The outcry caused by this deadly encounter between an unarmed Black woman and police officers sparked protests among the city’s inhabitants, adding to the nationwide Black Lives Matter movement.
Louisville’s Troubled History of Racial Injustice
This was not the first incident of racial injustice in Louisville, nor is the Breonna Taylor settlement the first time that the city has had to pay damages for police misconduct.
Edwin Chandler, a Black man who served nine years in prison on a wrongful conviction for murder, was awarded $8.5 million in damages after being released.
Turbulence between Black and white communities in Louisville dates back to the Civil War, according to a study published on JSTOR. Kentucky declared itself a neutral state between the North and the South, but many of its white residents supported the Confederacy.
The city also saw racial protests in May 1968, a year of large-scale unrest and turbulence. The protests were in response to the assassination of Martin Luther King, Jr. the month before.
$12 Million Award to Victim’s Family
The Breonna Taylor settlement is believed to be the largest amount awarded for the wrongful death of a Black woman by police officers. As important as this compensation is for the family of Breonna Taylor, the settlement also affects the entire city of Louisville as sweeping reforms begin to take place.
Even before the settlement was finalized, Louisville Mayor Greg Fischer and the Louisville Metropolitan City Council passed a ban on future “no-knock” search warrants. Called “Breonna’s Law” in honor of Ms. Taylor, the ban may prevent future injuries and deaths from this type of search warrant.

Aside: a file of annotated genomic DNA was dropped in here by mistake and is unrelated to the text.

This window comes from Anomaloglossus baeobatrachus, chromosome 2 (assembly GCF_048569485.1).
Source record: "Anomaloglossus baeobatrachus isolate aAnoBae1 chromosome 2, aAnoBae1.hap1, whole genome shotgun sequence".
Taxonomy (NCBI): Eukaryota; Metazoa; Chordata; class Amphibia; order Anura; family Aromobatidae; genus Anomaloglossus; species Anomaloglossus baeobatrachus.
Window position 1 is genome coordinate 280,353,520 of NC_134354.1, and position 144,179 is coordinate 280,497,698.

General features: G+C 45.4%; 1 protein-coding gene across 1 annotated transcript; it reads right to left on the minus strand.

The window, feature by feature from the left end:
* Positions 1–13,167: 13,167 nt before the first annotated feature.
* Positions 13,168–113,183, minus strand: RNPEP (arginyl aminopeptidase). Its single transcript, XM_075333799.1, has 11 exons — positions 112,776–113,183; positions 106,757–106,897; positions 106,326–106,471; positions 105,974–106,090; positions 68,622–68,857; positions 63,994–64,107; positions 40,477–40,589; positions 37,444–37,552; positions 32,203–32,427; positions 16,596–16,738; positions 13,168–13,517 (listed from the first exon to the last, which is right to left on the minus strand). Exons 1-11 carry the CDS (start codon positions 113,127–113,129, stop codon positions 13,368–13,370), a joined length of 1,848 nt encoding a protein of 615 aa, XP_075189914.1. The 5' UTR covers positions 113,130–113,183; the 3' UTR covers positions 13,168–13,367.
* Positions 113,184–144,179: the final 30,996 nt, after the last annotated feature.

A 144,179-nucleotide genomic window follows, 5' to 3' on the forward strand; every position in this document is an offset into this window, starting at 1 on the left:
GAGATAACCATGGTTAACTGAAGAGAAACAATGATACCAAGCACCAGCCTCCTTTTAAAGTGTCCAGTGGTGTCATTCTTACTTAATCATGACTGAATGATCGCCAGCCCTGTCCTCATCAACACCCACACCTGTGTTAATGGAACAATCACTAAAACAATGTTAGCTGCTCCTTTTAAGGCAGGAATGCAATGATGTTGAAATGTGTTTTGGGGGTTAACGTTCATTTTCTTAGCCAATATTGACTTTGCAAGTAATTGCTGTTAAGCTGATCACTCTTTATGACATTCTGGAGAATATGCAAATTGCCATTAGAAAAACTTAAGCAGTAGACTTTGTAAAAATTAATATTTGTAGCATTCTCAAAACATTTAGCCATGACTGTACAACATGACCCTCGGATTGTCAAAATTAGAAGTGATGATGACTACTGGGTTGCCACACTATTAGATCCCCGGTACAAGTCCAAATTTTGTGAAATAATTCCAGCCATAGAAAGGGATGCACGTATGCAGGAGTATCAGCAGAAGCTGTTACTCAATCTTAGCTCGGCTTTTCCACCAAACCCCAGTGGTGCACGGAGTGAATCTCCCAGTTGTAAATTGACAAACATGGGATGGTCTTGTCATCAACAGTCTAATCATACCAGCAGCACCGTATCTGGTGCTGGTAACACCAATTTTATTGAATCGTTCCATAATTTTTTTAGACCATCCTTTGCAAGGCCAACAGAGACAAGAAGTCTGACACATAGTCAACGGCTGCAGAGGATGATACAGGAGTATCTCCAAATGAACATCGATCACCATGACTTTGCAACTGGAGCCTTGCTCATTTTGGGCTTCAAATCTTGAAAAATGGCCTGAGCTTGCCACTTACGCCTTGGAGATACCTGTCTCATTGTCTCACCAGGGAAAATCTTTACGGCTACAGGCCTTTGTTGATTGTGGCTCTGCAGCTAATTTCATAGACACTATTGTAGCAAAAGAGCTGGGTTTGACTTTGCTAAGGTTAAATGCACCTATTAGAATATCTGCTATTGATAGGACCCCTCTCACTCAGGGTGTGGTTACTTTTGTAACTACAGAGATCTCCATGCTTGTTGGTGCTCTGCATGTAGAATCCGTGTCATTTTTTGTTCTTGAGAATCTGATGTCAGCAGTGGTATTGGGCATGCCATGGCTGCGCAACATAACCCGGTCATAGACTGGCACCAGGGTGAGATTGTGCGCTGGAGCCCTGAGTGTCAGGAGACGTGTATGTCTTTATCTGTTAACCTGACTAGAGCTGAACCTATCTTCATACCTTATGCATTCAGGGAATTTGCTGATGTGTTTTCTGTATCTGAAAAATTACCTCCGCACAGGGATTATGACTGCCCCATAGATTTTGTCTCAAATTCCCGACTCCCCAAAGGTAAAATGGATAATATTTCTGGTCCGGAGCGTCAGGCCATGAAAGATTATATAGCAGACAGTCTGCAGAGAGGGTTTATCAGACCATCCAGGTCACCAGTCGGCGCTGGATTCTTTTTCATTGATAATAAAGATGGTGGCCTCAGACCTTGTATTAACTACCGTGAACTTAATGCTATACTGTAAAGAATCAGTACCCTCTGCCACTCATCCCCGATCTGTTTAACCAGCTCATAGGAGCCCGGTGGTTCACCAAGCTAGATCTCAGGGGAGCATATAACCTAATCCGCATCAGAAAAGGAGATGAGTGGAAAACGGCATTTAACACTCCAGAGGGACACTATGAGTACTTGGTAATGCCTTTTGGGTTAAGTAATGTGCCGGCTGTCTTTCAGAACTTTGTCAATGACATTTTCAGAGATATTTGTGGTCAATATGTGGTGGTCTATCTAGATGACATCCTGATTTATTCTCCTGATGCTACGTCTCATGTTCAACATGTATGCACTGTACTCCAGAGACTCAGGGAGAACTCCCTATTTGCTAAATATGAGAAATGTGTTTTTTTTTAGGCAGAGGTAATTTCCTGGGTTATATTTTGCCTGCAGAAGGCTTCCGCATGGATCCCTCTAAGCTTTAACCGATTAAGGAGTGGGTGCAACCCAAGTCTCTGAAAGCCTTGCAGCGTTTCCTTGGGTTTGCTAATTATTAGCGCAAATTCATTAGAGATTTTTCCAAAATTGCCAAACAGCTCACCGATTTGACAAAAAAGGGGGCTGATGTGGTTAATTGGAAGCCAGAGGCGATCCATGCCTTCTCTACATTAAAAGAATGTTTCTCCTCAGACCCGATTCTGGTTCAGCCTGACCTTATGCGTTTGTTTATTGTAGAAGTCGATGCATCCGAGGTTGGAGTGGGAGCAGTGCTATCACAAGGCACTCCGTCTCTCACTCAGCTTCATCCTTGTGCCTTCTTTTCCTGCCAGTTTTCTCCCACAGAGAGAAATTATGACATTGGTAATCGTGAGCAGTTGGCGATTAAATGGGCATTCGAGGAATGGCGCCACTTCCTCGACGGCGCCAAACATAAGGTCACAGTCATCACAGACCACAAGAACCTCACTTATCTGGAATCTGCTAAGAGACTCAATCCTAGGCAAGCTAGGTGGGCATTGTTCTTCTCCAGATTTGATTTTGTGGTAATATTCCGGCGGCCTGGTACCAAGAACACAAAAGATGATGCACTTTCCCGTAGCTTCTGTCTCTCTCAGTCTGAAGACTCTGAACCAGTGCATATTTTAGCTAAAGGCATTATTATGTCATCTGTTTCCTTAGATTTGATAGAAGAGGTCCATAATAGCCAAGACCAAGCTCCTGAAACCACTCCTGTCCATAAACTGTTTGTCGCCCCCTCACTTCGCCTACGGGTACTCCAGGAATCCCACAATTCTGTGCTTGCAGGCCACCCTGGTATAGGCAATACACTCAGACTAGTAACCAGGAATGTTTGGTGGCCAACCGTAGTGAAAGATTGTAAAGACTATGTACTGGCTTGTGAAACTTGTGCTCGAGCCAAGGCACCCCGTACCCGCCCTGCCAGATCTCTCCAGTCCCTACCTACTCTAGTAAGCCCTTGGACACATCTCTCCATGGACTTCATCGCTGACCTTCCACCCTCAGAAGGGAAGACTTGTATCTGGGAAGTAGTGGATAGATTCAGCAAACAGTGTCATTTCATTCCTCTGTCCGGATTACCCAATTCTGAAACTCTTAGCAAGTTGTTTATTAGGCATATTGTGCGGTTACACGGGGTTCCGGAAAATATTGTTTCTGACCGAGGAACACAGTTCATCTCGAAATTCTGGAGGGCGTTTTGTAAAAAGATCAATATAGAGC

The “no-knock” type of search warrant allows police to enter a building without alerting occupants of their presence. It was intended to prevent alleged criminals from destroying or hiding evidence including drugs, weapons, and counterfeit money.
Important Changes to Police Procedures
Attorneys with Pintas & Mullins Law Firm contributed to the sweeping police reforms that are included in the Breonna Taylor settlement.
“It is our hope that these changes in how Louisville police officers respond to potential threats will result in enhanced community relations, improved communication between law enforcement and citizens, and an overall sense of unity,” stated Mr. Pintas of Pintas & Mullins Law Firm.
Widespread Changes to Louisville Police Department
The combined efforts of the Louisville Metropolitan Police Department, Mayor Fischer, City Council, and attorneys created a framework to improve police procedures and the relationship that officers have with Louisville residents.